What's at stake in Oracle v. Google?

'Endless litigation': No end in sight for patent, copyright wars

The stakes in Oracle's lawsuit against Google over Android are high for developers, with the recent finding by a jury that Google infringed Oracle's Java copyrights by, among other things, implementing Java's application programming interfaces (APIs] for Android.

There is still no final ruling as to whether APIs are, in fact, copyrightable, nor whether the Android's employment of them is considered 'fair use'. However, the jury has found that Google infringed Oracle's copyright.

The Free Software foundation has issued a statement saying that "Were it grounded in reality, Oracle's claim that copyright law gives them proprietary control over any software that uses a particular functional API would be terrible for free software and programmers everywhere."

FSF's executive director, John Sullivan, has described Oracle's claim as an "unethical and greedy interpretation" of copyright law.

An API (Application Programming Interface) is a way for software to use other software. Most systems are built using layers upon layers of APIs. An API does not define how something is done, only what commands can be given and what data is returned. This is similar to how you would normally use a computer. Pressing the "save" icon in your word processor will (hopefully) result in your file being saved, but you don't actually know what happens behind the scenes to make that happen.

For example, Java has an API for sending commands to the system. If you wanted your code to print out a line you would use the "System.out.printf()" method without actually knowing how it's implemented and only knowing what would happen when you sent that. This also makes it possible to implement interoperable systems: As long as your software provides the same list of features offered by a particular API, and uses the same names and structure, it will be compatible.

Oracle is claiming the list of functions in Java's APIs and their method of organisation is copyrighted and that Android is violating Oracle's copyright by implementing Java's APIs in Android.

Julie Samuels of advocacy group Electronic Frontier Foundation has argued that a finding that APIs can be copyrighted (as distinct from the code used to implement a particular API), it will "have a profound negative impact on interoperability, and, therefore, innovation".

Samuels argued: "APIs are ubiquitous and fundamental to all kinds of program development. It is safe to say that all software developers use APIs to make their software work with other software. For example, the developers of an application like Firefox use APIs to make their application work with various OSes by asking the OS to do things like make network connections, open files, and display windows on the screen. Allowing a party to assert control over APIs means that a party can determine who can make compatible and interoperable software, an idea that is anathema to those who create the software we rely on everyday."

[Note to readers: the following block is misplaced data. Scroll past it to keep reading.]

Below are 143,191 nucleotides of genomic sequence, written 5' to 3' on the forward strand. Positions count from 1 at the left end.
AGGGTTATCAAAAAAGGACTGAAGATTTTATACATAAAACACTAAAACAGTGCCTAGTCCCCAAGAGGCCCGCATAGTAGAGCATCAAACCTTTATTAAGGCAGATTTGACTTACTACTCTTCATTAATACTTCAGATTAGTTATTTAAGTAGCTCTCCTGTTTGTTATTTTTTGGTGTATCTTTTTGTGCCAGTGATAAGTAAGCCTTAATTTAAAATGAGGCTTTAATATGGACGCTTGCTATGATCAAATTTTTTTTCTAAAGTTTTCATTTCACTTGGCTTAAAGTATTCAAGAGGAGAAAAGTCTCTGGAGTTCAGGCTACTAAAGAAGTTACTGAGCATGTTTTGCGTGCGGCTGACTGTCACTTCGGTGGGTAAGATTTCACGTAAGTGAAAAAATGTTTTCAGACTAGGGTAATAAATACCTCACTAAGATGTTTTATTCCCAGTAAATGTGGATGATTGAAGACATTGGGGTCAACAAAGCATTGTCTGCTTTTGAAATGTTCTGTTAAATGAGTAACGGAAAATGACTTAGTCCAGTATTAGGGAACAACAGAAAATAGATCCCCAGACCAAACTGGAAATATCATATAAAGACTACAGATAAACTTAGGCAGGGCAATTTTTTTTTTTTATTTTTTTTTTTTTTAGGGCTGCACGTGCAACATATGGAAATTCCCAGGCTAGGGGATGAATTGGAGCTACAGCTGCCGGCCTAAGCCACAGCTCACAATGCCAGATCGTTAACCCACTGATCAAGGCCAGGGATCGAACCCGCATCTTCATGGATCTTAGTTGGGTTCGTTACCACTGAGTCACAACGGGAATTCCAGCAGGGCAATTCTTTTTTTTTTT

Oracle's copyright claim against Google might seem rather novel, given that most recent high profile intellectual property litigation has focussed on alleged patent violations. Apple and Samsung have been locked in a series of interlocking battles over mobile patents. It's far from the only clash in the mobile space; for example, Nokia has sued HTC, BlackBerry maker RIM and ViewSonic over alleged patent infringement.

Motorola Mobility and Microsoft have been in court over patents. Yahoo has targeted social networking giant Facebook. Facebook claims Yahoo is violating its patents.

For anyone who cares about innovation, it's a depressing landscape; Dr Matthew Rimmer, associate professor at the Australian National University College of Law, describes it as a series of copyright and patent "wars" in the IT space.

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You are highlighting as if it is Oracle's win and making Android developers depressing. In fact, the fact is that judge told jury to assume that APIs are copyrightable and then decide and naturally jury found that Google infringed Oracle's copyright by implementing the Java API in Android. Judge can at any time declare that APIs are not copyrightable and then jury's decision has no value.

Many people suggest that APIs should not be copyrightable. Even an EU court has declared so recently. In such situation, judge will almost declare that APIs are not copyrightable. Thus, Google wins and Android has a clean-room implementation of Java API. That is, no code is copied from Java.

Thus, do not attempt again to depress Android developers.

Sunanda S


Yes, the author is attempting to tell again and again that "Google infringed Oracle's copyright" and hence his intention is to depress Android developers. I am not sure if Author has been paid for this article by Android competetors Apple or Microsoft or both !!!

Android developers! The win is Androids!! Hence, there is nothing to worry.

APIs are not copyrightable in history and even EU judge also ruled the same thing. Hence, as Android is a clean-room, fresh, implementation of Java API without any code from Java, Oracle will surely loose this case! Poor Oracle.

Many people has criticized Oracle for this move. They say, Oracle somehow want to grab Android's profit but in vein now, as it cannot even recover its advocates fees from Google. Poor Oracle !!!

James W


Hey Author, note that "the jury has found that Google infringed Oracle's copyright" with the assumption that APIs are copyrightable.

Judge had told jury to assume it and proceed.

The fact is that APIs are not copyrightable. Thus, jury's finding has no value as its basic assumption is wrong.

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